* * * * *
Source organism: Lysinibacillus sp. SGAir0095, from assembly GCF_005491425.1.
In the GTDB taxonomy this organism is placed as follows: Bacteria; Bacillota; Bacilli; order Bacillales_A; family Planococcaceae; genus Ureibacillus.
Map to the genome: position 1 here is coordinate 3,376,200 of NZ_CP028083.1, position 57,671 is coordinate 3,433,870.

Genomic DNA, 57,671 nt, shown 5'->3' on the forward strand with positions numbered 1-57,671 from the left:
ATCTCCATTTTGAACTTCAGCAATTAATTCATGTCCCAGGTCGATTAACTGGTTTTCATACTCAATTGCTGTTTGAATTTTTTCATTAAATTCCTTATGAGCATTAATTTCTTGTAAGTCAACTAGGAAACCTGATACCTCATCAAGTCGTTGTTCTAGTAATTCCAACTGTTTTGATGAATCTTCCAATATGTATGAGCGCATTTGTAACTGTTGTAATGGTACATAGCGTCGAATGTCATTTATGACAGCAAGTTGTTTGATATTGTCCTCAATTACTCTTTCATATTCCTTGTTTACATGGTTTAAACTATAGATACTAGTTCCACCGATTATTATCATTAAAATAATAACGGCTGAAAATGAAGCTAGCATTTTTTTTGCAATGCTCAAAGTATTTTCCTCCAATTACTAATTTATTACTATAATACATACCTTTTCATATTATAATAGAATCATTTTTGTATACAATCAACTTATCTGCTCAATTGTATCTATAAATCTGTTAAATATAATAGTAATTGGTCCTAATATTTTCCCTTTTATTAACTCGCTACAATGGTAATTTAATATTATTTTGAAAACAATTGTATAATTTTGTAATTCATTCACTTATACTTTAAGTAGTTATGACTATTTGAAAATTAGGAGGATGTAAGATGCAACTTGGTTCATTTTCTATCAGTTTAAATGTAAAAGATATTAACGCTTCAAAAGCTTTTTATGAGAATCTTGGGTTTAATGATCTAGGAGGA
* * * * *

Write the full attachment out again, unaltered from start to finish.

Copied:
Source organism: Lysinibacillus sp. SGAir0095, from assembly GCF_005491425.1.
In the GTDB taxonomy this organism is placed as follows: Bacteria; Bacillota; Bacilli; order Bacillales_A; family Planococcaceae; genus Ureibacillus.
Map to the genome: position 1 here is coordinate 3,376,200 of NZ_CP028083.1, position 57,671 is coordinate 3,433,870.

Genomic DNA, 57,671 nt, shown 5'->3' on the forward strand with positions numbered 1-57,671 from the left:
ATCTCCATTTTGAACTTCAGCAATTAATTCATGTCCCAGGTCGATTAACTGGTTTTCATACTCAATTGCTGTTTGAATTTTTTCATTAAATTCCTTATGAGCATTAATTTCTTGTAAGTCAACTAGGAAACCTGATACCTCATCAAGTCGTTGTTCTAGTAATTCCAACTGTTTTGATGAATCTTCCAATATGTATGAGCGCATTTGTAACTGTTGTAATGGTACATAGCGTCGAATGTCATTTATGACAGCAAGTTGTTTGATATTGTCCTCAATTACTCTTTCATATTCCTTGTTTACATGGTTTAAACTATAGATACTAGTTCCACCGATTATTATCATTAAAATAATAACGGCTGAAAATGAAGCTAGCATTTTTTTTGCAATGCTCAAAGTATTTTCCTCCAATTACTAATTTATTACTATAATACATACCTTTTCATATTATAATAGAATCATTTTTGTATACAATCAACTTATCTGCTCAATTGTATCTATAAATCTGTTAAATATAATAGTAATTGGTCCTAATATTTTCCCTTTTATTAACTCGCTACAATGGTAATTTAATATTATTTTGAAAACAATTGTATAATTTTGTAATTCATTCACTTATACTTTAAGTAGTTATGACTATTTGAAAATTAGGAGGATGTAAGATGCAACTTGGTTCATTTTCTATCAGTTTAAATGTAAAAGATATTAACGCTTCAAAAGCTTTTTATGAGAATCTTGGGTTTAATGATCTAGGAGGA